I'm pretty convinced, but it was pointed out to me on unmannedspaceflight.com that there are, of course, other spacecraft currently imaging the Sun. Now, if you check the Solar System Simulator for the day that this image sequence was taken (September 18), you'll find that Earth and Mars have quite different points of view on the Sun. Mars is more than 90 degrees, maybe 100 degrees behind Earth. So its view of the Sun on September 18 would've been quite different from ours.
While most of our Sun-pointed spacecraft are on Earth or in Earth orbit or at Lagrange points that follow Earth's orbit, there are two that are not: STEREO-A and -B. Here is where Stereo A and B were on the day of the Deimos transit. (I made the graphic using this handy tool on the STEREO website.) Lo and behold, STEREO-B's point of view on the Sun is extremely close to Mars' -- I eyeball it at only 20 degrees difference.
So what did the Sun look like to STEREO B on the day of the Deimos observation? I can answer that question, because NASA's solar missions have been freely sharing their data with the public in near-real-time for years. Just go here and follow the link to the STEREO image search tool. It takes a bit of fiddling with options to find the image I want, but I eventually got to a photo that looks pretty cool and shows some active regions on the Sun.
But there's a surprising amount of activity on the Sun. Are any of these our sunspots? The answer is.....I have no idea. There aren't any images of the Sun from STEREO that directly show sunspots. Clearly there are some active regions on the Sun, but not all of them produce sunspots, and there's no way to determine if my little faint dots actually correlate directly with the patterns seen here. A dead end.
OK, so I had to try a different approach. The Solar Dynamics Observatory produces beautiful images of the Sun in wavelengths where you can see sunspots. It is located in Earth orbit, though, so it doesn't see the same face of the Sun as Mars does right now, at least not at the same time. What's at the center of the disk of the Sun as seen from Mars is currently on the left-hand limb of the Sun as seen from Earth. If Mars is about 100 degrees behind Earth right now, and the Sun rotates at about 14.5 degrees per day (at least at the equator), then whatever was at the center of the disk on September 18 for Mars should have rotated into position just about exactly a week later. So...let's look at those lovely SDO images, starting on September 18 and watching to see if any spot starts near the limb and winds up near the center of the solar disk on September 25. This animation does exactly that, starts September 18, then skips at a frame per second through the next 6 days until it pauses on September 25.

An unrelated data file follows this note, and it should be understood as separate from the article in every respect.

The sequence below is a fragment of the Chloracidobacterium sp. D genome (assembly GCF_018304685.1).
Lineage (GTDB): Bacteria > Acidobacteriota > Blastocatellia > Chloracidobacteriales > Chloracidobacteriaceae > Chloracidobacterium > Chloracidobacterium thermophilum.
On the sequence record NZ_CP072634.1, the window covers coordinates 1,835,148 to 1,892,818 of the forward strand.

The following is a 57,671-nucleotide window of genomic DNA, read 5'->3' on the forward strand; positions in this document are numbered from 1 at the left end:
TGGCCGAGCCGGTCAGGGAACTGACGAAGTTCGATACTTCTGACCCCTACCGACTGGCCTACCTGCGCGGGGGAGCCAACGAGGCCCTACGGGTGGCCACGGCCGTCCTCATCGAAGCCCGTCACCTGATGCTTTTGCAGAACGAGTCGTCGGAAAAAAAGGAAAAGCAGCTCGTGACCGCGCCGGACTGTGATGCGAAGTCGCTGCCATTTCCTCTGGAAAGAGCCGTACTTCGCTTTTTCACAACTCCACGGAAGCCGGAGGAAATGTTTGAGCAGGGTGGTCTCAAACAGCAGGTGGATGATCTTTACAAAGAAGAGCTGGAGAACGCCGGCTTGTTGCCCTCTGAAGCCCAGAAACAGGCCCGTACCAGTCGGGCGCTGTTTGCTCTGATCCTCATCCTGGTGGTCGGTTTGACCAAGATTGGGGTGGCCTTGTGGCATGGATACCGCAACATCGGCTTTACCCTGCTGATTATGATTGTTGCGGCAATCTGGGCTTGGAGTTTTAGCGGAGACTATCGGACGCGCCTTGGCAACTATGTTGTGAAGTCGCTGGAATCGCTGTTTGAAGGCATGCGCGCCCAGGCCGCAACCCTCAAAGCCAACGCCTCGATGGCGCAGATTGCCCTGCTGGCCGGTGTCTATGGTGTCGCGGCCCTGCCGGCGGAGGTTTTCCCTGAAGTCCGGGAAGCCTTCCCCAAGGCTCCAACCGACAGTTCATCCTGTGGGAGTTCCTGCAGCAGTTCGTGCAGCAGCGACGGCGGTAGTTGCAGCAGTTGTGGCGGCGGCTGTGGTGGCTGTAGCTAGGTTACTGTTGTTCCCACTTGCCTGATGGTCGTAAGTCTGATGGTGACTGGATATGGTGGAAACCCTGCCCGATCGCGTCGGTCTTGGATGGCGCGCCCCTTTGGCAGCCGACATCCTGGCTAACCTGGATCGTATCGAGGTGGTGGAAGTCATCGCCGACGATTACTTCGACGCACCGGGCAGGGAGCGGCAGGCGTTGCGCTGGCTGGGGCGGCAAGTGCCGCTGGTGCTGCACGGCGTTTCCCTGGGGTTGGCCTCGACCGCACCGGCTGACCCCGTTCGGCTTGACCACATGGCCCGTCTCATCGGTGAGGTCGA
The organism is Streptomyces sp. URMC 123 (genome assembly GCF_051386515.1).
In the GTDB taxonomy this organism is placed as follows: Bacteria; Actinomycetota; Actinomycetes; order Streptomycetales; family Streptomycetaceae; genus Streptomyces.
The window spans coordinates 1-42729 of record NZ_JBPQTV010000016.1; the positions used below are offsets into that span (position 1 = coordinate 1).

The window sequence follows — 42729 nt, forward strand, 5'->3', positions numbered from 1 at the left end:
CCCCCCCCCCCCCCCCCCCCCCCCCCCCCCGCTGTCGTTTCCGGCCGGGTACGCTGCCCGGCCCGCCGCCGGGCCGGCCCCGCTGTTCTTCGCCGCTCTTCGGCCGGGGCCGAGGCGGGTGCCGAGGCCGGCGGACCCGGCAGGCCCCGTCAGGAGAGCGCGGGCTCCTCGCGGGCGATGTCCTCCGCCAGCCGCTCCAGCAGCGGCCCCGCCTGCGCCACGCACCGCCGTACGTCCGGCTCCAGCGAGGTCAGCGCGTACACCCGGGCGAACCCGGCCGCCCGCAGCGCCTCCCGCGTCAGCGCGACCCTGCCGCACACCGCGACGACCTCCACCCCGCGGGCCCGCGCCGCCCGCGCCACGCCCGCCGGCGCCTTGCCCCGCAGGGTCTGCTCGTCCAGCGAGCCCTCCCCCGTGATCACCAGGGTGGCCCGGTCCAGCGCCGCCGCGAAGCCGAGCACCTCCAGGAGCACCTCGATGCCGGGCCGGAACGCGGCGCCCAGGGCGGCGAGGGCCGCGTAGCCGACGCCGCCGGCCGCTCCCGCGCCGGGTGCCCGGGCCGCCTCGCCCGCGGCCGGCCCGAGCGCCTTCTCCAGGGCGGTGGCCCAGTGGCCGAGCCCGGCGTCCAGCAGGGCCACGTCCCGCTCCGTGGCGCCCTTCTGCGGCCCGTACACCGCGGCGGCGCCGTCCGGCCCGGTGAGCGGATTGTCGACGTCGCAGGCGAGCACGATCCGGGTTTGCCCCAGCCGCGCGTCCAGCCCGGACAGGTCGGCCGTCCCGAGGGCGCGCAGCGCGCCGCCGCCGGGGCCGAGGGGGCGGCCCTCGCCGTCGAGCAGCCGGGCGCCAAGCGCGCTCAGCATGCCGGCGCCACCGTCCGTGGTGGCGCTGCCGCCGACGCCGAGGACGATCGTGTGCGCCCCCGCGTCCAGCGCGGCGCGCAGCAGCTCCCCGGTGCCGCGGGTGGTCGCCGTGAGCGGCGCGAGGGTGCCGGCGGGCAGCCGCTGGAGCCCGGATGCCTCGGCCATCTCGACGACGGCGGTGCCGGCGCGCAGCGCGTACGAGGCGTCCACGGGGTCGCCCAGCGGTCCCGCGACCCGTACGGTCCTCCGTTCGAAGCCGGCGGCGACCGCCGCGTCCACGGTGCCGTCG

Lo and behold, there is a sunspot that starts at the limb and rotates into the center of the disk. It actually starts out as a triple spot, three dark spots clustered tightly together, but two of the three shrink and disappear by September 25. It also appears to start out having a smaller companion a few degrees to its west, which fragments and disappears over the course of the week. I'm pretty sure that our September 18 Deimos animation is oriented with north roughly to the right, so I might convince myself that I can see that smaller companion spot. But I wouldn't swear to it.
All in all, this wound up taking me a lot longer than I had planned to spend on the Phobos and Deimos animations. But it was a fun trail to walk down!